What is COP26 all about? Find out the top six things to know
COP26 opens its doors on Sunday, 31 October 2021, for two weeks. So, what’s it all about, and why is it important? Here’s our 'starter for six’ on COP26 to get you up to speed ahead of the event.
1. What is COP26?
COP stands for Conference of the Parties. Any country that signed the United Nations Framework Convention on Climate Change (UNFCCC) in 1994 will attend (about 200 countries).
This year’s meeting will be the 26th meeting, hence COP26. It’s a crucial event for the future of our planet. The countries gathered will commit to important actions aimed at reversing climate change. Under the UNFCCC framework, every country on planet Earth is bound to do its utmost to avoid dangerous climate change whilst reducing greenhouse gas emissions globally responsibly.
This year, it’s in Glasgow, selected to host based on its sustainability achievements and goals.
2. Why is COP26 important?
It's hugely important as it’s about a united, global response to the climate emergency. You may remember COP25 in 2019, held in Madrid, Spain, where Greta Thunberg castigated global leaders for their efforts so far in tackling the urgent challenges we’re facing as a planet:
"Our leaders are not behaving as if we are in an emergency. In an emergency, you change your behaviour. If there is a child standing in the middle of the road and cars are coming at full speed, you don't look away because it feels uncomfortable. You immediately run out and rescue that child.”
As Thunberg’s analogy demonstrates, there’s a high expectation for COP26 to deliver tangible, far-reaching and immediate action to save the planet.
3. What’s the link between COP26 and the Paris Agreement on climate change?
COP21 took place in Paris in 2015. This was a significant summit as, for the first time, each country that attended agreed to work collaboratively to bring down global warming to well below 2 degrees to 1.5 degrees. They all signed a treaty called the Paris Agreement, and the goals are legally binding and enshrined in the treaty. Donald Trump famously pulled the US out of the Agreement during his time as president, but Joe Biden rejoined as soon as he took over.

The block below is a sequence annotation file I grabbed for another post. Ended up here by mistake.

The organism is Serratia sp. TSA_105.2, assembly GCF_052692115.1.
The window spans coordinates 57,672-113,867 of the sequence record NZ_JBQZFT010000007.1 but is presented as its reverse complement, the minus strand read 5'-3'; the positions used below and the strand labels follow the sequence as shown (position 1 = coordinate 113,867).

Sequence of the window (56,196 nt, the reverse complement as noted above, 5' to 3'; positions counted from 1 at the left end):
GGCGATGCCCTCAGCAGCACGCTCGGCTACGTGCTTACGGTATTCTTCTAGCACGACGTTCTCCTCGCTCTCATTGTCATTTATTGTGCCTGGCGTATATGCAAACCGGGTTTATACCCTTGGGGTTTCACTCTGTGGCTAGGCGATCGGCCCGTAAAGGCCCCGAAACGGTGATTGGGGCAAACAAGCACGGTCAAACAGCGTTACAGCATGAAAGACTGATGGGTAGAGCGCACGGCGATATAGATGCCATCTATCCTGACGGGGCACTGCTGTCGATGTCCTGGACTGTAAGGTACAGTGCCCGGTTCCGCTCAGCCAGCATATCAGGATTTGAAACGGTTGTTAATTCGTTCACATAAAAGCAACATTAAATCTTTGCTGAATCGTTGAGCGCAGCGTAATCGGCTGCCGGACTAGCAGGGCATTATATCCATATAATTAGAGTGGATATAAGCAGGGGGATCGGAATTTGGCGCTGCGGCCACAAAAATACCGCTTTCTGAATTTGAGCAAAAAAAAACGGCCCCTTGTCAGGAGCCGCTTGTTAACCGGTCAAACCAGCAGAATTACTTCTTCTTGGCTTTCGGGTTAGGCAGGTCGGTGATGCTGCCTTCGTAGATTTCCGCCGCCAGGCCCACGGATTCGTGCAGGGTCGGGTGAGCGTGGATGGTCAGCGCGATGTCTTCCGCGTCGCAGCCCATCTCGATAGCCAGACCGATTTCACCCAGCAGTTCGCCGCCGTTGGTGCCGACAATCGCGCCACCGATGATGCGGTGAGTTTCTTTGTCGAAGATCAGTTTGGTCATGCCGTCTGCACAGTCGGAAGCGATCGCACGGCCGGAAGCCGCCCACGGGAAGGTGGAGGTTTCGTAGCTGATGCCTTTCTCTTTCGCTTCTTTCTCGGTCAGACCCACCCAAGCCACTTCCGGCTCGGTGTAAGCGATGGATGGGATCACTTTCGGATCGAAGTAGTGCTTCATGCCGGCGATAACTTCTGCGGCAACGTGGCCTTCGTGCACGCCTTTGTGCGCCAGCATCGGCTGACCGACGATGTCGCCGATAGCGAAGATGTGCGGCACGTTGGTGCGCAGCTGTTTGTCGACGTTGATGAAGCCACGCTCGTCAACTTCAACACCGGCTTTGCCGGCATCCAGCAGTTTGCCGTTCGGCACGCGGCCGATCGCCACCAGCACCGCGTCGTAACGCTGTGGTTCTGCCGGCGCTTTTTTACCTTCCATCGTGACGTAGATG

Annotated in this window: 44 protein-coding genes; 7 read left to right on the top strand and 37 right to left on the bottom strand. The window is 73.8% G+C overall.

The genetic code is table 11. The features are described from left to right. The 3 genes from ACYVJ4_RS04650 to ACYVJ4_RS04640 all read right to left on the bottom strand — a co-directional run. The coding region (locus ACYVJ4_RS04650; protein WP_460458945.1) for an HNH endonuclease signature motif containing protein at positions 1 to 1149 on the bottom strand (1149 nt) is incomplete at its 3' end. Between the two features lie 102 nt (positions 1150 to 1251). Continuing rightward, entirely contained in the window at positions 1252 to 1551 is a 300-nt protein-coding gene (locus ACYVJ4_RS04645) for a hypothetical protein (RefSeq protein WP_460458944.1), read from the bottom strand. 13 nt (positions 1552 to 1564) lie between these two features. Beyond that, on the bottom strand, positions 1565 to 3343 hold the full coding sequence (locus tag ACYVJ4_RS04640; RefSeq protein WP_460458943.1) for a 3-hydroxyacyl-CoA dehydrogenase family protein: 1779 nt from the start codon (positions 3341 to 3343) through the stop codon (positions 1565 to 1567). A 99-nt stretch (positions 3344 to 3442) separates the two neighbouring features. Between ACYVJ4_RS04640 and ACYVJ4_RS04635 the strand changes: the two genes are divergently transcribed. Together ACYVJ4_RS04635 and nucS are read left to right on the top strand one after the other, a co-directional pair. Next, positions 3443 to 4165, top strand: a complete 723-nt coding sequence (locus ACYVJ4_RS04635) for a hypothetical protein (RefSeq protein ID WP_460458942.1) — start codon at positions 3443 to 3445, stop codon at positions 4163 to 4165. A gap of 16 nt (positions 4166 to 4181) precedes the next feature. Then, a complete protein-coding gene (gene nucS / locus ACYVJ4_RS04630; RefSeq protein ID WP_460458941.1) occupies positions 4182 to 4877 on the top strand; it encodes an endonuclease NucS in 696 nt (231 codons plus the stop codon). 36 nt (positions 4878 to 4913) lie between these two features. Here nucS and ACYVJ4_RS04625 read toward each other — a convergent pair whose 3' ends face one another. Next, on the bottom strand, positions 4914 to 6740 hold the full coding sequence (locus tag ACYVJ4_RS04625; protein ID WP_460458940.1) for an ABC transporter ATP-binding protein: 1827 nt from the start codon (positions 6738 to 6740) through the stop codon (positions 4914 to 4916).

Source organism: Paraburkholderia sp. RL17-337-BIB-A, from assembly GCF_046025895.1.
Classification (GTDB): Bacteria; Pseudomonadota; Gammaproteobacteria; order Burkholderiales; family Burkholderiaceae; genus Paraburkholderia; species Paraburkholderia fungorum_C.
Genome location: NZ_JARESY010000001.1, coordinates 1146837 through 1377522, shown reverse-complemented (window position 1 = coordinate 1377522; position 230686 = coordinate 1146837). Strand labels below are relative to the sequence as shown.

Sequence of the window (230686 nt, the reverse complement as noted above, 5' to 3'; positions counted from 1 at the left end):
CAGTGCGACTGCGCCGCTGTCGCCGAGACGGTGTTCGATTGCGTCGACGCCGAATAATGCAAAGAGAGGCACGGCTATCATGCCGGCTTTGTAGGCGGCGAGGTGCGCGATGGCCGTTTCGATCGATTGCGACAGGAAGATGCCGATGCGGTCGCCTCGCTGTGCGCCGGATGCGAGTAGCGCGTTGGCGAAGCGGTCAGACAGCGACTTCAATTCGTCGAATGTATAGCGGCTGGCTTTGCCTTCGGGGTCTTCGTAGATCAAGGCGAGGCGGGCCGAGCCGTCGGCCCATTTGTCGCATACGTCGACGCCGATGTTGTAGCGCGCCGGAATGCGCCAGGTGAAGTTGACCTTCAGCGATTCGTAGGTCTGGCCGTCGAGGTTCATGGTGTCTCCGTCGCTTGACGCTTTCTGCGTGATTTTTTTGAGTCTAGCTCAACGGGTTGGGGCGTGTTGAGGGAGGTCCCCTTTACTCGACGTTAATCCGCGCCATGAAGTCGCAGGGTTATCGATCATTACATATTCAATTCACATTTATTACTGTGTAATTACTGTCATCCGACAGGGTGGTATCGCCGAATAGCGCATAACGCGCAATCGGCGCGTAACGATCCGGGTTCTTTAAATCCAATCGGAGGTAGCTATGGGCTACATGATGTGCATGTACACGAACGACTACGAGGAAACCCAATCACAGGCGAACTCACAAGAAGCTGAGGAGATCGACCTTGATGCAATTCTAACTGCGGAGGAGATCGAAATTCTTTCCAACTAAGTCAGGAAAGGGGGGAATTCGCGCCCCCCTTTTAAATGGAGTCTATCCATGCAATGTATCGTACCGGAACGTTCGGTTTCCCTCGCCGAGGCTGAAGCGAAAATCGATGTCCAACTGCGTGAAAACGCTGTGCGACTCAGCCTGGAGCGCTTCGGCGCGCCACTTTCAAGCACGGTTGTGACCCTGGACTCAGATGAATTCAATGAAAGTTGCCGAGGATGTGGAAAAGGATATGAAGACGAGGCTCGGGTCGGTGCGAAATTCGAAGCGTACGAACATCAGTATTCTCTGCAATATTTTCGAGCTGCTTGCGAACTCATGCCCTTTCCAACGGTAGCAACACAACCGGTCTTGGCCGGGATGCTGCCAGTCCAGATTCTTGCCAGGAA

Under the Paris Agreement, countries committed to accelerate their plans for how much they would reduce their emissions – known as Nationally Determined Contributions, or ‘NDCs’.
They agreed that every five years, they would come back with an updated plan reflecting their highest possible ambition at that time. It’s now five years since the Paris Agreement, so countries will be expected to demonstrate what they’ve done to meet the Paris Agreement commitments.
Those five years were up on 31 December 2020, but the pandemic prevented many countries from coming forward.
4. What's on the COP26 agenda?
There are four main goals for the countries to agree and act on:
1. Secure global Net Zero by 2050 and achieve 1.5 Degrees
In 2018, a special report by the Intergovernmental Panel on Climate Change (IPCC) highlighted the importance of limiting global average temperature increase to 1.5C rather than 2C. They warned that the world was already 1C warmer than pre-industrial times and that an increase to 2C would exacerbate extreme weather events such as floods, drought and extreme heat, as well as damage communities, bringing poverty to millions of people worldwide. However, they did say that if the world can become carbon-neutral by around 2050 or before, we’d have a fighting chance of meeting this target.
Countries will be asked to present 2030 emissions reduction targets (NDCs) that contribute to reaching Net Zero by 2050. To achieve this, countries will need to ditch fossil fuels (coal and gas), encourage investment in renewables, limit deforestation and accelerate the transition to zero-carbon transport.
2. Adapt to protect communities and natural habitats